The Dreaded D’s of Parenting-Discussing Death

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If you’re a parent then you’ve probably already discussed one of the dreaded D’s with your child. Death, drugs, divorce, and dating are the most feared discussions you will have with your child. No matter how you avoid the dreaded D’s they will happen and you need to be prepared. Today, I’m discussing how to discuss death with your child.

Death. No parent wants to discuss the subject of death with their child. It’s one of the most difficult subjects and one of the hardest you’ll ever have to face. Whether it’s the death of a beloved pet or loved one, death is not pleasant.

If your child is a toddler, death is more difficult to explain. I’ve had to talk about it twice with my grandson and never could find the right words. A toddler doesn’t understand the concept of death. He or she probably knows about Heaven, but doesn’t quite grasp the actual fact of death.

When your child’s pet dies, it’s a fairly simple routine. Of course there are tears, but there’s also a make-shift funeral and off they go to play. No biggie. Death is soon forgotten.

When a loved one dies, it’s a different and more daunting task of explaining death to a toddler or any age child. When a loved one passes away, most younger children have a mental picture of sleep. They want to know when the person will wake up. How do you find the right words to explain death?

Death isn’t an easy subject to discuss, but depending on the age of your child there are ways of bringing up the subject without going into too many details.

Toddlers only need to know the basics. Don’t get too technical with your child, but don’t avoid the subject either.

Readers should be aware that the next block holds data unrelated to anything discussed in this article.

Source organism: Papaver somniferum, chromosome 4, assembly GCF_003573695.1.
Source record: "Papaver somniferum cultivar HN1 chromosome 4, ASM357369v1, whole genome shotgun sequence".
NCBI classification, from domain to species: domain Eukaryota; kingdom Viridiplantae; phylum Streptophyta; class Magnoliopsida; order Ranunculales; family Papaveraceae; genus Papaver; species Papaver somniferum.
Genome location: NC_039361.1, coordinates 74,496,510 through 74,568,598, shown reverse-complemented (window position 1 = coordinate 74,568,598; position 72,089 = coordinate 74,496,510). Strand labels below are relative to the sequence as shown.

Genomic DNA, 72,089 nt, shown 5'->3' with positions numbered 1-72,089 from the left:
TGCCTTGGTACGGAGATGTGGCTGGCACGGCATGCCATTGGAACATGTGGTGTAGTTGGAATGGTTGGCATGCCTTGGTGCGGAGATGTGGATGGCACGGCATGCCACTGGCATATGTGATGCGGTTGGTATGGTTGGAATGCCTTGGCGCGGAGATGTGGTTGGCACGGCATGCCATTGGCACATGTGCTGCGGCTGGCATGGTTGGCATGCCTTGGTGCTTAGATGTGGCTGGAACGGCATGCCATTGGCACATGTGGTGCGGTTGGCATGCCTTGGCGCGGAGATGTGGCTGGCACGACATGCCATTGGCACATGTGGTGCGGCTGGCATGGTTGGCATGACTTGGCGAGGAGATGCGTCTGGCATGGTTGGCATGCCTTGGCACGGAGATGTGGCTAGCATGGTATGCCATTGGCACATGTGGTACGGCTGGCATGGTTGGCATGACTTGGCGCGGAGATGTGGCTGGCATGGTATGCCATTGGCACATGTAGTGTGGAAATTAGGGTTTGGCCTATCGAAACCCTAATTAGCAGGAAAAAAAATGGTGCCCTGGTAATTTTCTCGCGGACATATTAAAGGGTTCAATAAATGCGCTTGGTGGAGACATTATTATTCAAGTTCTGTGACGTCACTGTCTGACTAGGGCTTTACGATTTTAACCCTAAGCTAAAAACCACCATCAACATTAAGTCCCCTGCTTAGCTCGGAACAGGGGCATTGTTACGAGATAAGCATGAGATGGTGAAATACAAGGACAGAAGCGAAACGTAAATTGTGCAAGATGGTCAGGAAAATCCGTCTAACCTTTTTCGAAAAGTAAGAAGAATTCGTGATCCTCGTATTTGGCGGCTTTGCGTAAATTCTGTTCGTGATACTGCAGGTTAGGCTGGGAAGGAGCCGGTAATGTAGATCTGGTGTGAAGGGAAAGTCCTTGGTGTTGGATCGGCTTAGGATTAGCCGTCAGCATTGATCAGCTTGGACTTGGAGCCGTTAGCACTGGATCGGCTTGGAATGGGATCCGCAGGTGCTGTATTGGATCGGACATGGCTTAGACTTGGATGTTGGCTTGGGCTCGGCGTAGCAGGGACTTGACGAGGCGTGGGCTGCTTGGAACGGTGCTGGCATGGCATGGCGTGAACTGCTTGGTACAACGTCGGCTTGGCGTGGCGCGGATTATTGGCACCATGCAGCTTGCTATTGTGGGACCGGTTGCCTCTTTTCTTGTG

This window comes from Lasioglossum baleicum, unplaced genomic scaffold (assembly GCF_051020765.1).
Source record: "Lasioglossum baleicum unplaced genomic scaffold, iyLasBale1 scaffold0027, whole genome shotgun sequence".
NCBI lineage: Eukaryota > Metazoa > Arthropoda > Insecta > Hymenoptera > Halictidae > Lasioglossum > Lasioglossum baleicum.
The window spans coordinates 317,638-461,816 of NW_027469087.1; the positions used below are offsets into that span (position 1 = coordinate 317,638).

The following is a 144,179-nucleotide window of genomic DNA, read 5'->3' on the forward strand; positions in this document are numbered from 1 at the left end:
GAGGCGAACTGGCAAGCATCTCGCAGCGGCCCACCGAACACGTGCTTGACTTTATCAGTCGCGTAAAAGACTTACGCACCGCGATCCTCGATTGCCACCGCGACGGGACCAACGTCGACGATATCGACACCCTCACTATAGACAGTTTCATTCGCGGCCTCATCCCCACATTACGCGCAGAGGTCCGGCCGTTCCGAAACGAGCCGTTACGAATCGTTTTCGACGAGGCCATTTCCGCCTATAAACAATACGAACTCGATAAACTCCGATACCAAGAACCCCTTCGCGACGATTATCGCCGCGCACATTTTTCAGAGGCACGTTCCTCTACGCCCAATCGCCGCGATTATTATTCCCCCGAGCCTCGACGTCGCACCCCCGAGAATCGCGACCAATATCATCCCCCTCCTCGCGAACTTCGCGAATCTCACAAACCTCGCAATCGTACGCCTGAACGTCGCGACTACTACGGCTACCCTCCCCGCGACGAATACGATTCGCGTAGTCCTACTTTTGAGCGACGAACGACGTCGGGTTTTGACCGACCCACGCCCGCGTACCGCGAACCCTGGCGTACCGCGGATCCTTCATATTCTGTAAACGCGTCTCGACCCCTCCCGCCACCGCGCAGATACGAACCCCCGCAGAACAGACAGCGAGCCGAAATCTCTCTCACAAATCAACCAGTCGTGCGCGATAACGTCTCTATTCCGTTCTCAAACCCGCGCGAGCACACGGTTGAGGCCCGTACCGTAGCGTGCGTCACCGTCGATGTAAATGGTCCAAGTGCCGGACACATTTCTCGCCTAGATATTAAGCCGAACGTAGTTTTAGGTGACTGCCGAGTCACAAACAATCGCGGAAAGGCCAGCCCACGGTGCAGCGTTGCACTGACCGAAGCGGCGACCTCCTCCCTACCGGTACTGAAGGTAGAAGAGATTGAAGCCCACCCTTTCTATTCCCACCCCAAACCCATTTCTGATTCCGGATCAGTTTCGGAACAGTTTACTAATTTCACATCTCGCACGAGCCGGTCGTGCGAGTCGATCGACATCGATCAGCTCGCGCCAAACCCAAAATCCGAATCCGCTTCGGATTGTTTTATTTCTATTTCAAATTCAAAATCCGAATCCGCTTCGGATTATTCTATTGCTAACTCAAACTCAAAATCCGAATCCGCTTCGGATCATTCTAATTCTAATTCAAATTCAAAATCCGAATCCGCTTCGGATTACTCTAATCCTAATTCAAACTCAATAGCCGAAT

Younger children probably know the difference if life and death. Depending on the child, be open about death, let your child express his or her feelings, do hid from the subject.

Older children know what death is and are better equip to handle the subject, but you still need to have a discussion with your child. It’s better to talk about it instead of withdrawing into silence. Let them be involved in the process. Let your child know it’s okay to cry or be angry.

As a parent, the subject of death can’t be avoided, but you can get through the awkwardness and talk with your child about it. There will be tears and a lot of unwanted emotions, but it’s better to be honest about death than hide behind your feelings.




Comments

  1. Jennifer says

    We’ve had to deal with this recently… My grandmother was admitted to long term care due to a stroke that she had in July, and her diagnosis was bleak. We brought our girls (2 yrs & 4 yrs) to visit her in the hospital, but they couldn’t understand why she was there and not at home. Turns out, she’s vastly improved (and is even expected to be discharged from the long term care facility later this week!), but I know that at some point in the future we are going to have to have this talk and I’m not looking forward it it – at all. These are some great tips. Thank you.

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